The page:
FEBRUARY 25, 2021 — There are close to 50 books on African American abolitionist, suffragist and Underground Railroad conductor Harriet Tubman. One of the most recent was authored by UTSA’s Denman Endowed Professor in American History Catherine Clinton.
In honor of Black History Month, UTSA Today spoke to Clinton about Tubman’s legacy, recent efforts to put her on the $20 bill, and how she still makes news in present times.
The Biden Administration announced that its "exploring ways to speed up" the release of new $20 bills featuring Tubman. Would you provide a brief history on the call to have her on the currency and what it means beyond U.S. borders?
A grassroots internet campaign called Women on 20s fueled interest in putting a female face on American currency. Harriet Tubman emerged in May 2015 as the leading candidate to be the first female on U.S. bills. When the it was announced the following year that Tubman would indeed appear on the front of the $20 bill, she nearly broke the internet with online searches. To put a female on the currency is a sign of great respect which conveys international visibility.
In this case, it was one of the most intrepid liberators on the Underground Railroad, and one of the few females to fight alongside Union comrades, conducting raids during the war to end slavery. The emancipationist legacy of America’s founding principles would be highlighted by this new design and to put a black woman on the bill shows the world that the United States intends to keep its promise of liberty and justice — however delayed — for all.
According to a Stanford publication, Harriet Tubman was named one of the top 10 American heroes in The Journal of American History — not only among high schoolers but also adults. What does this say about America's shift in what it means to be heroic?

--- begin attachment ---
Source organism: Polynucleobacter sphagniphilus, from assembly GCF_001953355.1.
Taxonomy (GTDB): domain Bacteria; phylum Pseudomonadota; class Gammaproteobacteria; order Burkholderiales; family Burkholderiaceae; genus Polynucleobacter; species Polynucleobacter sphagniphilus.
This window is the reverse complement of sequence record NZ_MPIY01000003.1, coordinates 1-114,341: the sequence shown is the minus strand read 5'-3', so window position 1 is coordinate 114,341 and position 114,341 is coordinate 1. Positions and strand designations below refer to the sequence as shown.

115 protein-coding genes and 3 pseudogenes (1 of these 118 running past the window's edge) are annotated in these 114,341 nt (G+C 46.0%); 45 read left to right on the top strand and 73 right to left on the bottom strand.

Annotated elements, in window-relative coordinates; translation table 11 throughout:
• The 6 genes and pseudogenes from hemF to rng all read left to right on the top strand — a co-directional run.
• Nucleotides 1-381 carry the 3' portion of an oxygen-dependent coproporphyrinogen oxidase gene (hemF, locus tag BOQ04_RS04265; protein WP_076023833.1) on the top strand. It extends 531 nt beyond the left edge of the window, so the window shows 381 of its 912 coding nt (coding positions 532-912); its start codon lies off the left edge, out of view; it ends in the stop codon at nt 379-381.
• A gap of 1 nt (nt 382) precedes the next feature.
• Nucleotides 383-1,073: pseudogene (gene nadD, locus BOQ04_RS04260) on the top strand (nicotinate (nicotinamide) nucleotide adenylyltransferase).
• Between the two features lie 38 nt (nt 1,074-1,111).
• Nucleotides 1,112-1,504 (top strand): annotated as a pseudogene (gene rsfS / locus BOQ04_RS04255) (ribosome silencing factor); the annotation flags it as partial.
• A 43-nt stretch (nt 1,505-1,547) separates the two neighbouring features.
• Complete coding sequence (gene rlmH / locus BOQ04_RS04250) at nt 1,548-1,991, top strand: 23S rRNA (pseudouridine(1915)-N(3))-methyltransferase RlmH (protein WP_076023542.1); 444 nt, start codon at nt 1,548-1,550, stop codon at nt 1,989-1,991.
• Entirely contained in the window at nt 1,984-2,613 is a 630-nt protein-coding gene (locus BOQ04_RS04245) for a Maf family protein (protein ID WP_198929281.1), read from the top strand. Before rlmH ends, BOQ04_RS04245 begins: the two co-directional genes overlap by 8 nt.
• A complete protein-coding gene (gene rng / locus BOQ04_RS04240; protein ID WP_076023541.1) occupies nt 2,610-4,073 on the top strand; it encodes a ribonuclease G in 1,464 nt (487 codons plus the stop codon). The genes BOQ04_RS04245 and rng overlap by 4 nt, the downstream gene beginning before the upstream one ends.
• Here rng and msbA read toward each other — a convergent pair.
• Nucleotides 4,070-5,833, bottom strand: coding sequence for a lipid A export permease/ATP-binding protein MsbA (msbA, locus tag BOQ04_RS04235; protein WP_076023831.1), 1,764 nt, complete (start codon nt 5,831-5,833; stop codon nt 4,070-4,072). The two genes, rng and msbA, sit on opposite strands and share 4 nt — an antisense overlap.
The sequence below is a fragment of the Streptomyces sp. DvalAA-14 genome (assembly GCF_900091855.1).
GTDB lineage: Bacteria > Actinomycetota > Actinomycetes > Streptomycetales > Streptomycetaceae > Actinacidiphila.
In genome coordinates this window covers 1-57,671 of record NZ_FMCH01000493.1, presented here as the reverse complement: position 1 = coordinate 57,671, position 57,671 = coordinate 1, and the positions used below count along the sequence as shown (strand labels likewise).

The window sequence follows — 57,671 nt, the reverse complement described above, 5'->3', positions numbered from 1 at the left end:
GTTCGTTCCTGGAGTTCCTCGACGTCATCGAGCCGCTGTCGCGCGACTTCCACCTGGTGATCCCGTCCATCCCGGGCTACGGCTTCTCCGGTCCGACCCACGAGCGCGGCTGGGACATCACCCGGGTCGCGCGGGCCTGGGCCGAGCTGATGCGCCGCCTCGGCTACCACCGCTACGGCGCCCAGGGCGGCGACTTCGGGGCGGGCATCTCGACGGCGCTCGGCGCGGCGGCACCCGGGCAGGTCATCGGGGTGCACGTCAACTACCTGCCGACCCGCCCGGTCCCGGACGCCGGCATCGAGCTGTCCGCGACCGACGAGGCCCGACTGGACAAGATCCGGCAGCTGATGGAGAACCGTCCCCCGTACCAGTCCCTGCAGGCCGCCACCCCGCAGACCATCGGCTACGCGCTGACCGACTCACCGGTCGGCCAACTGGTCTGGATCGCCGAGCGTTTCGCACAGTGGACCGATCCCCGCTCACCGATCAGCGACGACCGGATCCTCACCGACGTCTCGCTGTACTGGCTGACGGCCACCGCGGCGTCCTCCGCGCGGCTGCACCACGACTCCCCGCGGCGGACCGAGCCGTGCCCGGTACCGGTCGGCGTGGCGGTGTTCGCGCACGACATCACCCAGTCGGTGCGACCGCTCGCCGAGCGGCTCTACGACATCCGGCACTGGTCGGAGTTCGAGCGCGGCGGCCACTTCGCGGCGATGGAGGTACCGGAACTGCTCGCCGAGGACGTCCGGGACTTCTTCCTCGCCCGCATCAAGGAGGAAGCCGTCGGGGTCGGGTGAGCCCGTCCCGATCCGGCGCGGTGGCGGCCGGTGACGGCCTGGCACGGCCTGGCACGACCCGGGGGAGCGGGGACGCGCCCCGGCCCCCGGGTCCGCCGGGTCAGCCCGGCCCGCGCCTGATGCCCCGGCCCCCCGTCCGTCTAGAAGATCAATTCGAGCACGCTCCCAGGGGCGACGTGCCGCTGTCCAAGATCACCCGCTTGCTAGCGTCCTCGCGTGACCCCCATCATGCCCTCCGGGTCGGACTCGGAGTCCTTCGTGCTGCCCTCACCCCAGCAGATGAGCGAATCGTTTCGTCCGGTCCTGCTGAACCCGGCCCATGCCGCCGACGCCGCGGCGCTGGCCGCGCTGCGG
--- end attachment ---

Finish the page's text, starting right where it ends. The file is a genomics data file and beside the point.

Prior to the Civil Rights Movement of the ’50s and ’60s, the abolitionists were viewed as a fringe, extremist group who did not represent mainstream America. But current historians have been pulling these marginal figures into our national narrative, drawing them out of the shadows. Today we see more clearly how protests against injustice preserve democracy and expand freedoms.
Tubman and her Underground colleagues worked clandestinely to spirit enslaved people to safety. Instead of being viewed as thieves and lawbreakers, they are now seen as warriors against the slavocracy. They risked their own lives, which highlights heroism and shines the spotlight on formerly neglected figures like Tubman.
The national theme of Black History Month in 2021 is “The Black Family: Representation, Identity and Diversity.” Looking at Tubman’s personal history, how did the role of family shape her to become a civil rights icon?
Tubman revered her family and spent the first few years after she escaped bondage returning to her Maryland home county. With a price on her head, she would undertake missions to guide her siblings to freedom. She even was able to spirit her aging parents northward to Canada for safety, where her family members exiled themselves to escape the slavecatcher’s grasp.